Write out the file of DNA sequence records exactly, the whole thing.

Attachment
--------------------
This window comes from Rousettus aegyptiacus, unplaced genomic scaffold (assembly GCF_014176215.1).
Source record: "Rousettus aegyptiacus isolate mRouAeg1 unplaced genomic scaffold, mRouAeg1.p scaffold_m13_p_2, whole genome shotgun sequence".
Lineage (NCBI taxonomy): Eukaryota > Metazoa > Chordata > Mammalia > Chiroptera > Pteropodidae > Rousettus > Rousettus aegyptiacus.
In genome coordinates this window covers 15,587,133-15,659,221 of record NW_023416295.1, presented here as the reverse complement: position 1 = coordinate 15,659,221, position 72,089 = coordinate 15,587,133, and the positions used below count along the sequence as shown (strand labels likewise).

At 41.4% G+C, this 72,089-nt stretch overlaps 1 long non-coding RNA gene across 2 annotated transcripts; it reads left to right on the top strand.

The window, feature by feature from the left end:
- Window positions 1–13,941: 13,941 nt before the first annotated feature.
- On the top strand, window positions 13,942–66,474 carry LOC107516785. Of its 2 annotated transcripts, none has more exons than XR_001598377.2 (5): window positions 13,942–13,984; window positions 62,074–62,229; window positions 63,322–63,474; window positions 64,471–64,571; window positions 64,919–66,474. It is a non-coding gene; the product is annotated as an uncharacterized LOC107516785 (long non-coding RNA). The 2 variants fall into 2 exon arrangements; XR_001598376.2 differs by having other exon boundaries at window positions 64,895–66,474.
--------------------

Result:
This window comes from Rousettus aegyptiacus, unplaced genomic scaffold (assembly GCF_014176215.1).
Source record: "Rousettus aegyptiacus isolate mRouAeg1 unplaced genomic scaffold, mRouAeg1.p scaffold_m13_p_2, whole genome shotgun sequence".
Lineage (NCBI taxonomy): Eukaryota > Metazoa > Chordata > Mammalia > Chiroptera > Pteropodidae > Rousettus > Rousettus aegyptiacus.
In genome coordinates this window covers 15,587,133-15,659,221 of record NW_023416295.1, presented here as the reverse complement: position 1 = coordinate 15,659,221, position 72,089 = coordinate 15,587,133, and the positions used below count along the sequence as shown (strand labels likewise).

At 41.4% G+C, this 72,089-nt stretch overlaps 1 long non-coding RNA gene across 2 annotated transcripts; it reads left to right on the top strand.

The window, feature by feature from the left end:
- Window positions 1–13,941: 13,941 nt before the first annotated feature.
- On the top strand, window positions 13,942–66,474 carry LOC107516785. Of its 2 annotated transcripts, none has more exons than XR_001598377.2 (5): window positions 13,942–13,984; window positions 62,074–62,229; window positions 63,322–63,474; window positions 64,471–64,571; window positions 64,919–66,474. It is a non-coding gene; the product is annotated as an uncharacterized LOC107516785 (long non-coding RNA). The 2 variants fall into 2 exon arrangements; XR_001598376.2 differs by having other exon boundaries at window positions 64,895–66,474.